Surely tenth place is a good finish for the Baggies – isn’t it?

Published on: Author: Jon Want

As Baggies fans breathe a sigh of relief that the season is finally over, many are perplexed that the majority of pundits are declaring that Albion have had a good season. After picking up just one point from the final eight games, and registering a club record five consecutive matches without scoring a goal in April, it certainly doesn’t feel like a good season.

I listened to Gabriel Marcotti on The Game Podcast this week as the panel gave a report card to each Premier League team – the Baggies were awarded a B+ that would’ve been an A- had they not finished so poorly. So are we fans being a little churlish to be disappointed with a 10th place finish?

At the end of February, Albion sat in eighth place. After a surprise 2-0 home defeat to Crystal Palace, a match that had been preceded by seven home wins in eight games, they travelled to seventh-placed Everton and were comprehensively beaten 3-0. From that point on, Albion were unlikely to finish any higher than eighth, but from being four points behind the Toffees before that match, they finished the season some 16 points adrift of a team that themselves finished 8 points behind sixth-placed Manchester United.

The reason that the Baggies held on to eighth place for so long was that the top six were incredibly dominant this season, and few clubs in the bottom half have been able to get any sort of run together. It is perhaps no surprise that since 1st March, all top six sides have picked up more points than any side below them. Even with Mourinho giving up on the league with a month to go, United managed to pick up 21 points in their last 12 games while Leicester and Bournemouth were the best of the rest with 20. Albion’s record was the joint worst in the league – Sunderland also picked up a mere five points in that period, although the Baggies’ goal record was slightly better.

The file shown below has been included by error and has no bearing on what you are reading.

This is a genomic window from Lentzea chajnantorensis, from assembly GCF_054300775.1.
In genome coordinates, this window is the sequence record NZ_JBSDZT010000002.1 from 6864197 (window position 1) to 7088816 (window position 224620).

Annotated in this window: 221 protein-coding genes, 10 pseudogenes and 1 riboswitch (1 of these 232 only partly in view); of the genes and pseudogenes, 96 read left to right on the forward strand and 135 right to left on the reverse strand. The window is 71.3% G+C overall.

So would most Baggies fans have taken a top ten finish at the start of the season, undoubtedly yes. The frustration and disappointment stems from what could’ve been. Safe in the league early, much could’ve been gambled on a cup run but Championship, Derby County, won at the Hawthorns in Round 3. After the defeat to Everton, a club record 50 points seemed to be the only target in reach, but even that has never looked likely.

The fact remains that only once before have Albion picked up one point from eight Premier League games, and that was in their first Premier League season when a draw against Bolton was followed by seven consecutive defeats in February and March, before the irony of a win at the Stadium of Light on the day that relegation was confirmed. And it was Albion’s worst run of a dozen Premier League games since the Great Escape season when Bryan Robson’s men picked up just four points in twelve games from October 2004 to January 2005. Those were two poor Albion sides – Pulis may complain about a small squad, but the squad at his disposal is far superior to either Megson’s or Robson’s, and that run of results is simply unacceptable.

Yes, Albion were unlucky in some games and certainly deserved more points than they got, but that was true for Megson and Robson as well – the difference was always the quality in both boxes.

At the beginning of March, I wrote an article for Baggies Shorts, the London Supporters’ Club fanzine (published somewhat later), saying how part of Albion’s success to that point had been that their shots-to-goal ratio had improved. To that point, the Baggies had converted 13.3% of their shots on goal (36 goals from 271 shots), a ratio bettered only by Arsenal and Liverpool at that point of the season, and up from 8.7% for Albion in 2015/16. Since then Albion have scored just 7 goals from 128 shots – a mere 5.4% – and therein lies one of the most significant factors behind the slump.